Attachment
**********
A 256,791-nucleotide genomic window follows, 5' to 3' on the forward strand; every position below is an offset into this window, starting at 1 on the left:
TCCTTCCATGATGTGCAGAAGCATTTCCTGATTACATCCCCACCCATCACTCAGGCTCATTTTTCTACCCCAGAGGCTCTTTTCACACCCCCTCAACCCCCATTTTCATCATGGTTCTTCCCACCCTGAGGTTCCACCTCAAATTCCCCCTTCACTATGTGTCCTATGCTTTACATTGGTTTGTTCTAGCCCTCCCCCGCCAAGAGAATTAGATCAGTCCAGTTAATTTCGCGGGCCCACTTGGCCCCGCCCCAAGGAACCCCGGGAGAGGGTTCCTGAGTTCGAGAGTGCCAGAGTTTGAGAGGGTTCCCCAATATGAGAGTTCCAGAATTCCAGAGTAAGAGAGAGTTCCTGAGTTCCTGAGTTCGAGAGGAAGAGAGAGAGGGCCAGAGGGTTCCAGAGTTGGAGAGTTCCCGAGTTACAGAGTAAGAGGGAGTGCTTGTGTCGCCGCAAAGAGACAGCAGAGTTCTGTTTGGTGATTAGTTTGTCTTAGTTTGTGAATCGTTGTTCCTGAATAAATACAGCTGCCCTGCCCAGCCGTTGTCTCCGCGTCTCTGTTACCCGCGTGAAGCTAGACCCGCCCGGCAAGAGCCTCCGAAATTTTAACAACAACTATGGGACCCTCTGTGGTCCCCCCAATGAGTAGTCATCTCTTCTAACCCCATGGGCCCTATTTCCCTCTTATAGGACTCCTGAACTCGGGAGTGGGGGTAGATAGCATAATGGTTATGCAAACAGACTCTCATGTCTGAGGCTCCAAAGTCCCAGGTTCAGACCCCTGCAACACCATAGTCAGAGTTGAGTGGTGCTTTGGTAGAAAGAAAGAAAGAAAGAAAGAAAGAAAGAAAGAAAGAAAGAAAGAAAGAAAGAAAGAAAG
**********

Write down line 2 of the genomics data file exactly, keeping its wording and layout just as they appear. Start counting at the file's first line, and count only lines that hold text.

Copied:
TCCTTCCATGATGTGCAGAAGCATTTCCTGATTACATCCCCACCCATCACTCAGGCTCATTTTTCTACCCCAGAGGCTCTTTTCACACCCCCTCAACCCCCATTTTCATCATGGTTCTTCCCACCCTGAGGTTCCACCTCAAATTCCCCCTTCACTATGTGTCCTATGCTTTACATTGGTTTGTTCTAGCCCTCCCCCGCCAAGAGAATTAGATCAGTCCAGTTAATTTCGCGGGCCCACTTGGCCCCGCCCCAAGGAACCCCGGGAGAGGGTTCCTGAGTTCGAGAGTGCCAGAGTTTGAGAGGGTTCCCCAATATGAGAGTTCCAGAATTCCAGAGTAAGAGAGAGTTCCTGAGTTCCTGAGTTCGAGAGGAAGAGAGAGAGGGCCAGAGGGTTCCAGAGTTGGAGAGTTCCCGAGTTACAGAGTAAGAGGGAGTGCTTGTGTCGCCGCAAAGAGACAGCAGAGTTCTGTTTGGTGATTAGTTTGTCTTAGTTTGTGAATCGTTGTTCCTGAATAAATACAGCTGCCCTGCCCAGCCGTTGTCTCCGCGTCTCTGTTACCCGCGTGAAGCTAGACCCGCCCGGCAAGAGCCTCCGAAATTTTAACAACAACTATGGGACCCTCTGTGGTCCCCCCAATGAGTAGTCATCTCTTCTAACCCCATGGGCCCTATTTCCCTCTTATAGGACTCCTGAACTCGGGAGTGGGGGTAGATAGCATAATGGTTATGCAAACAGACTCTCATGTCTGAGGCTCCAAAGTCCCAGGTTCAGACCCCTGCAACACCATAGTCAGAGTTGAGTGGTGCTTTGGTAGAAAGAAAGAAAGAAAGAAAGAAAGAAAGAAAGAAAGAAAGAAAGAAAGAAAGAAAGAAAG